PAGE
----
Does 3D printing offer an environmentally friendly future?
Standardization created the tremendous efficiency gains that allowed the industrial revolution to happen. But now the pendulum is swinging the other way - customization is on the rise. How can we offer custom products in a sustainable way?
When Henry Ford implemented the conveyer belt in his car factories, allowing the T-Ford to be produced quickly and on a large scale, cars became affordable for the middle class. To make this mass production possible, the car’s design had to be highly standardized, which led to the famous quote “Any customer can have a car painted any color that he wants so long as it is black.” Standardization was a prerequisite for the industrial revolution. The times of craftsmanship, when a product was handmade by a single person, faded away.
Now, many years after the industrial revolution, standardization is the norm almost everywhere. In response, people are feeling the need to differentiate themselves. Consumers increasingly value craftsmanship, and personalized products are becoming a new trend. Coca-Cola bottles with names on them and customizable Adidas sneakers are just the tip of the mass-customization iceberg.
3D printing meets the need for personalization perfectly since it allows you to make whatever you want, whenever you want it. It’s the production technique of the future, allowing almost unlimited freedom. Additionally, 3D printing might be a low-impact, sustainable solution – there is no visible waste and no need for transport, warehouses, malls, and packaging of anything but the raw material. So is 3D printing really the environmentally friendly production method we’ve all been waiting for?
How sustainable is it really? Running the numbers
To answer this question, we need to look at the entire life cycle of both 3D-printed products and products created by traditional production techniques such as CNC milling and injection molding. A life cycle assessment undertaken by sustainability researcher Jeremy Faludi shows that the situation is not as black and white as one might hope. Certain types of 3D printers actually waste a lot of material. For example, inkjet 3D printers waste up to 45% of their polymeric ink. This was a big eye-opener for me.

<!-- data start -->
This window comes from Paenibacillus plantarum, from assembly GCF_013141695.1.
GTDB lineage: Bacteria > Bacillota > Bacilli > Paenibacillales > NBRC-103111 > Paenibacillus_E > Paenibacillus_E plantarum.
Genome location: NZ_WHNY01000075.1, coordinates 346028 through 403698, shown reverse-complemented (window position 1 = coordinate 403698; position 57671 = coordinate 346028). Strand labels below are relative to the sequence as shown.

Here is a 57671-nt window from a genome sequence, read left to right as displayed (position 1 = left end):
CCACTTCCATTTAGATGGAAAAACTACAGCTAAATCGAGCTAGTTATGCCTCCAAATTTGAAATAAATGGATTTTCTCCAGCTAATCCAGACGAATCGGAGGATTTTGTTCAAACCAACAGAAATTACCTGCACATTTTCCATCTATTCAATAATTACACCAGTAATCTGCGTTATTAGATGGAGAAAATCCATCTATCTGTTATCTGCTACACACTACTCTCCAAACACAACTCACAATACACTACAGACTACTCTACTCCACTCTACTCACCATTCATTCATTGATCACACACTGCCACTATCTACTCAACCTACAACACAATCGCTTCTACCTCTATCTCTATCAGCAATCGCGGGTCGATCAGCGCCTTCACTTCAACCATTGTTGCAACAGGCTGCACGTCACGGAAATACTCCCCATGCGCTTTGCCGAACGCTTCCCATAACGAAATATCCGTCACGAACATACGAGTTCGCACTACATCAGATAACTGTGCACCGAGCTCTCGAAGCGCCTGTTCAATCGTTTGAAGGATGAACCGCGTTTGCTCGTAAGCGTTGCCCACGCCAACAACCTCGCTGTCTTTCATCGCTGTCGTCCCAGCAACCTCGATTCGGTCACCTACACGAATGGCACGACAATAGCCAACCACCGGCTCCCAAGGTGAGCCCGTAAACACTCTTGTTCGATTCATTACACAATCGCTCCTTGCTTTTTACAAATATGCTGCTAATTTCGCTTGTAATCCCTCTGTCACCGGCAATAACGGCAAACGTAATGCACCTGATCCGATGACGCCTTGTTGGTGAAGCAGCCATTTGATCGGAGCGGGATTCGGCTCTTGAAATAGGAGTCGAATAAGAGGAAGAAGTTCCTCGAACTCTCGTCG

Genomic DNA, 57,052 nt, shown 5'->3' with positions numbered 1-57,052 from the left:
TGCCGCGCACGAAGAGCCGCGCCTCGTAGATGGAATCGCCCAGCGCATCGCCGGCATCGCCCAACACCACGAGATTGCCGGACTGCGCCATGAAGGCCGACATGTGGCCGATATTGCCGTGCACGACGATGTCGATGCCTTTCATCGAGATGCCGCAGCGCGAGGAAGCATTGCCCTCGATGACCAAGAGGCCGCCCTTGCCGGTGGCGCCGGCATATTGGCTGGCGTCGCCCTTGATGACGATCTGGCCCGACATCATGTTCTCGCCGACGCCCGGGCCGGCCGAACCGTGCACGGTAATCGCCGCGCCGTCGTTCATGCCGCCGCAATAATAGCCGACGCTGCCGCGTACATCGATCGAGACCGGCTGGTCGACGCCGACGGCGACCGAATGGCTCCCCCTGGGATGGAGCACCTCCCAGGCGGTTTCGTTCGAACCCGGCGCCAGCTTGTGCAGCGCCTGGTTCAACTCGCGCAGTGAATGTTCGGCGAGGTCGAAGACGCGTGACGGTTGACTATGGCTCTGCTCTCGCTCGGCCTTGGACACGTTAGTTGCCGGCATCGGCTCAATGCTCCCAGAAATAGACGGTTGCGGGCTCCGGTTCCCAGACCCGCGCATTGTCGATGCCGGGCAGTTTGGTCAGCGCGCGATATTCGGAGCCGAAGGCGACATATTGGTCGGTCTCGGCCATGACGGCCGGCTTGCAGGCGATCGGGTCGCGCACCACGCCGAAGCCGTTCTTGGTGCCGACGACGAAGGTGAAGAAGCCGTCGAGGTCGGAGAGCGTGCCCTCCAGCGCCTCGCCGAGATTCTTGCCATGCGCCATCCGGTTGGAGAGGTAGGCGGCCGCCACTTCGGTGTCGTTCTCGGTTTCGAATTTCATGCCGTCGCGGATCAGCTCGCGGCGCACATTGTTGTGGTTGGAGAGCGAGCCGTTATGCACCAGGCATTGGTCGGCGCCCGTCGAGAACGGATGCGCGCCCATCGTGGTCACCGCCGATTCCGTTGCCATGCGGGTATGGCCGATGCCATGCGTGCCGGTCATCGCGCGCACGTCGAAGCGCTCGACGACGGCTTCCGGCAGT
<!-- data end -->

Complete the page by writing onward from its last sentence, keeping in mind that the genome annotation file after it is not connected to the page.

3D printing turns out to be a great example of the way we need to consider any new solution that’s introduced as the hottest new sustainable thing. 3D printing can be a solution to sustainability problems with traditional manufacturing, but we shouldn’t overlook the highly efficient technology developed during the Industrial Revolution. Therefore, we have to look at the total environmental cost and benefit before we are able to judge its impacts.
As sustainability experts, we need to remain wary. We need real, hard data on any new production method or sustainable solution, so we can use well-known and reliable methods to determine and compare its total environmental impacts.
My background in industrial design made it clear to me that the current system of consumption and disposal cannot be maintained in the long run. I quickly became interested in quantifying sustainability, so that well-supported decisions can be made in our move towards a more sustainable world. LCA provides the ability to focus on the facts.